- Hot Water: This is not necessarily a standard feature of rental units in Grenada. Note that the cold water out of the tap is about 85°F, which can be quite a shock first thing in the morning.
- Deposits: Clarify the process by which the deposit will be returned to you in advance. The deposit is not usually applied to the last month’s rent. Landlords often wait until a tenant moves out and an inspection for damage and inventory has been conducted before returning the deposit. You may want to take before and after photos of the rental—should there be a dispute as to the original condition of the property.
- Pets: Many students choose to adopt a pet once they are down in Grenada. Even if you are not initially moving in with a pet, it is wise to know whether or not your landlord will accept pets in the rental. Be sure to ask if an additional deposit would be required, or if there are weight or breed restrictions on the animal.
Before You Sign The Lease: Important Considerations
Check with The Housing Office Before Signing A Lease:
- They will know if there has been a problem with the apartment before—or issues with the landlord or location in terms of crime.
- We strongly advise you to protect yourself with a signed lease, even if the landlord does not require one. Without a lease, the terms of utilities and deposits can change on the landlord’s whim and you have no recourse should a disagreement arise.
- If you’re living off-campus we recommend that you have your lease reviewed by a local lawyer. Because conflicts can be so time consuming and emotionally draining, this precaution is well worth the money. When a contract is signed by a student to rent an apartment off-campus, that agreement is made between the student and the landlord. Therefore, depending on the nature of the problem, the University must refrain from getting involved when conflict arises. The student(s) may need to seek legal assistance from a lawyer.
- *Avoiding Housing Disputes: Please note that if and when disputes between students and landlords arise, SGU is limited in how involved it can be. We have no authority outside of the University, so most disputes have to be settled through a lawyer. If it is legally determined that a student owes the landlord money, the honor code requires a student to pay it. For this reason, please protect yourself when renting off campus.
- Some landlords ask for a deposit, but most ask that you give one month’s rent before you move in. If a landlord asks for a deposit, get a receipt and make sure this transaction is recorded in the lease. It should also be specified in writing when your deposit will be returned to you, and what the conditions are upon it being returned. The deposit is the most hotly disputed element of the housing agreement (after the fact).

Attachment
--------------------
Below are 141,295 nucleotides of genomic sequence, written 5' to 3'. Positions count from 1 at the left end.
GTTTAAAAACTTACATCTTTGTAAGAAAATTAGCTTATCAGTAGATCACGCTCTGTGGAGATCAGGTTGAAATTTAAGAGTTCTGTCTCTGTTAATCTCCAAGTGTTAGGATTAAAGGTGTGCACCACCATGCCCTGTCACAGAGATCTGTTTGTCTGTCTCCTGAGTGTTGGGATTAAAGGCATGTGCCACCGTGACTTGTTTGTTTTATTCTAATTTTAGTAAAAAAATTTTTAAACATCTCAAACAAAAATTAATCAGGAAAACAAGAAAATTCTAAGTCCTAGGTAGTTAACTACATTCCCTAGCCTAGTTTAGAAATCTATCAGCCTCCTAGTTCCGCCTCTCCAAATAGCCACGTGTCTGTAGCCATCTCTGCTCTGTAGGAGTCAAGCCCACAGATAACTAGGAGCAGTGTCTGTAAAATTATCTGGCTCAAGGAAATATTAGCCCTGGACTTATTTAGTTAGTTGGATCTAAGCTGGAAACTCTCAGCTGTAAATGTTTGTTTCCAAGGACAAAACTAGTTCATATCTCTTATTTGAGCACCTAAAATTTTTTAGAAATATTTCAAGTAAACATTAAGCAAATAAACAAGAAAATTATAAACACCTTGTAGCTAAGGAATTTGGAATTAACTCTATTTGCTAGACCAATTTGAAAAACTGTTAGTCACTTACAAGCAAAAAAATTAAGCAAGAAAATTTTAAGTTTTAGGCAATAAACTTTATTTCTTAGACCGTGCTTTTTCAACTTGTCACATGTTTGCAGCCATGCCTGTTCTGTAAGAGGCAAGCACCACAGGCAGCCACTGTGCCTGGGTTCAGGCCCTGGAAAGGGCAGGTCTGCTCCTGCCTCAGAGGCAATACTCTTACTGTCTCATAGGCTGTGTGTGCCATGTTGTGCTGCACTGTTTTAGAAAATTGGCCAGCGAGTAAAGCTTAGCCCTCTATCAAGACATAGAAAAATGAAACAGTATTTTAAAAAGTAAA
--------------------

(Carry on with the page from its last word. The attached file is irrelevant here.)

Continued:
- Get a receipt for your rent every month—indicating the time frame for which the rent applies. Often there are disagreements about whether a receipt reflects payment for the month prior to or following the date indicated on the receipt.
- Ask to see utility bills of former tenants before you rent, and to see your own utility bills as soon as possible after you start renting. Often students pay an estimated amount for several months and then are shocked when the actual bill comes following a meter reading and several hundred dollars are due in one lump sum.
- When you first rent the apartment, make sure you do a walk-through with the landlord and that everything in the apartment is itemized on a list with the conditions of the items indicated. Both you and the landlord should keep a signed copy of that list.
- During your walk-through, note if anything is missing or damaged. Many students move-in without doing a walk-through because they run out of time or it is inconvenient and then want to contest charges for items missing or broken after the fact—but they have no proof. Protect yourself and schedule a walk-through before you take possession.
Clarify The Following With Your Landlord—And Get It In Writing
- What are your rights/financial penalties if you want to move out (for example because of noisy neighbors/animals, malfunctioning AC, break-ins, no water)?
- Would you be compensated if the AC/electricity/water stops working? How?
- What is the policy if you have to take a leave of absence for medical reasons or otherwise? Will you be reimbursed?
- How much security deposit is required and how soon will you get it back? Most landlords require first and last month’s rent and/or a security deposit. Clarify whether the security deposit can be used as the last month’s rent. Also, if it is not used for the last month’s rent, most landlords will not return your security deposit until you leave. You should ask when and how it will be returned to you.
- If you only stay part of a month do you have to pay for the whole month? At the end of a term, you may leave during the second or even first week of the month. However, most landlords require payment for the whole month. It is important to clarify this in advance.
- Do you have to pay rent over the summer? Most landlords require you to pay rent through the summer, if you intend to keep the apartment.
Clarify The Following With Your Future Roomate(s)—And Get It In Writing (If Applicable)
- How will rent be divided?
- How will utilities be divided? What if one person wants the AC on all the time or wants to run the dryer frequently and the other wants to save money on electricity?
- What happens if one of you gets sick or needs to take a leave of absence for some other reason? Will that person still have to pay the full rent? How about if another roommate is found? Who gets to decide if the replacement roommate is acceptable?
- What happens if one person finishes their classes earlier than the other person (for example term 1 and term 4 SOM in summer). Are both parties still equally responsible for the rent?
- Can you have guests? How long can they stay for? How many is acceptable?
- Specify any conditions of use for any items bought by one roommate that are shared. Does that roommate expect compensation?
- What are reasonable expectations in terms of noise?—TV watching/visitors/study time/bedtime.
- What are expectations in terms of the cleaning load? Hiring someone to clean the apartment a couple of times a week might be the best way to resolve this issue.
- Keep receipts and written records—even if you are close friends.